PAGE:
It is important to note that previous surpluses have not been the result of premium overpayments by employers (but rather come from investment income). Indeed, over the last three years, employer premiums have not even covered the cost of injuries and have been supplemented by investment income. The CFIB typically forgets to mention its members are being undercharged for thir workers’ injuries.

The WCB could have chosen to do something else with accident fund surpluses (e.g., improved benefits, addressed long-standing contested claims, paid for better injury prevention efforts). But the WCB has long been captured by employer interests and focuses on keeping the cost of injuring workers as low as possible for employers. So its policy has been to pay out surplus distributions.

During the recent WCB review, the review panel recommended keeping surpluses inside the WCB system and using them for other purposes. Specifically, they said:
Recommendation 44:

Amend the Workers’ Compensation Act to make clear that money in the Accident Fund is in trust for the benefit of workers and employers to support a sustainable workers’ compensation system.

Seen in this context, the current practice of distributing a “surplus” to employers is not appropriate. Under the current practice there is no way to ensure that the distributed money will be used for workers’ compensation purposes. It flows to employers with “no strings attached”. In our Panel’s view, this practice should end, and a more appropriate policy should be designed to address instances where the Accident Fund exceeds the target range established in the WCB Funding Policy. We believe this policy should be established and in place to deal with any “surpluses” that are realized from the 2017 assessment year. (p.116).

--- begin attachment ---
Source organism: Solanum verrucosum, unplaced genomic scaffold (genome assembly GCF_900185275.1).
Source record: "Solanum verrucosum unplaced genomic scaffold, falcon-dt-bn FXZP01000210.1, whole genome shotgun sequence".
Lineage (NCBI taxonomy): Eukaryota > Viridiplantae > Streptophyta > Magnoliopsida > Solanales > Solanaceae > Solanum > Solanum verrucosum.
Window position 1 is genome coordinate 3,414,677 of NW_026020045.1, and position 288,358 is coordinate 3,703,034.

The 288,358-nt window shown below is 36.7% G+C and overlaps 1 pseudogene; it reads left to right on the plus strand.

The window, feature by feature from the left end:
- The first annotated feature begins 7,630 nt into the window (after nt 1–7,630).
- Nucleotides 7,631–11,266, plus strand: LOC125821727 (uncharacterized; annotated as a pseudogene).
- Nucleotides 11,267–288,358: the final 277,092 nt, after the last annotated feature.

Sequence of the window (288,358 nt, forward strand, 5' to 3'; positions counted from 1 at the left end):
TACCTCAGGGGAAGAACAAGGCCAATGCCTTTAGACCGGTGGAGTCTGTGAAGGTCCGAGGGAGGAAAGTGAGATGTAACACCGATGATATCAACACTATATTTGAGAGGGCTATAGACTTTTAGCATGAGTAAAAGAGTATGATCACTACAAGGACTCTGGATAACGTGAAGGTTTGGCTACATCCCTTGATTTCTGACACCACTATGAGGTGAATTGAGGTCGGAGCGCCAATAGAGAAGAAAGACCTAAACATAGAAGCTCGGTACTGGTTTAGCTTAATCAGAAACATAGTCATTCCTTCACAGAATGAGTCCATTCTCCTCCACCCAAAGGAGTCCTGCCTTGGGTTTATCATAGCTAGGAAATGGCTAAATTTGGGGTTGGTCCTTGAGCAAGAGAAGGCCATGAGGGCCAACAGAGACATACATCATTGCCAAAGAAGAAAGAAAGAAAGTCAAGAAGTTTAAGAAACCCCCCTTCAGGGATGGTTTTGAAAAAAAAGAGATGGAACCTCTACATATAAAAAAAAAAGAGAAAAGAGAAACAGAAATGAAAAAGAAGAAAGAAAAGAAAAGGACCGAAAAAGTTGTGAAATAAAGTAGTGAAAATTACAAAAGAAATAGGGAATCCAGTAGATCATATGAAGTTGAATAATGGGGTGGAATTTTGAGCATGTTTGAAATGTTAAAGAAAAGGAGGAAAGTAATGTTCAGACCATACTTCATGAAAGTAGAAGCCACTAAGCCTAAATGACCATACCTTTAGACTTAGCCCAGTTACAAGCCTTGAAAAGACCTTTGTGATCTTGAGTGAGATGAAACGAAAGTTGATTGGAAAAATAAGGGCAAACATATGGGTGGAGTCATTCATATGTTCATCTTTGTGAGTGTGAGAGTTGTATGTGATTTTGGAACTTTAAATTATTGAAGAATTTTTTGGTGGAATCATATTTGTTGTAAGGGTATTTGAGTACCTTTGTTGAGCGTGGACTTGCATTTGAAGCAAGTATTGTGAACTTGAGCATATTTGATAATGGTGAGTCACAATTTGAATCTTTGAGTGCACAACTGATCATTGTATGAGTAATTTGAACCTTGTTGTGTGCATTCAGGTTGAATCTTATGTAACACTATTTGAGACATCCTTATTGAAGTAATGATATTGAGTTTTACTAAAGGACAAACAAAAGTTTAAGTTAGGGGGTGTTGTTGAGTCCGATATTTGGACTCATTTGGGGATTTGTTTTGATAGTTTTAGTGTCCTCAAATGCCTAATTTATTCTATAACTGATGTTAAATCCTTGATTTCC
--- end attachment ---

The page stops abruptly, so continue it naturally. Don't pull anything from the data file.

The New Democratic government slightly amended section 91(2) of the Workers' Compensation Act to say:
91 (2) The general purpose of the Accident Fund is to support a sustainable workers’ compensation system for the benefit of workers and employers.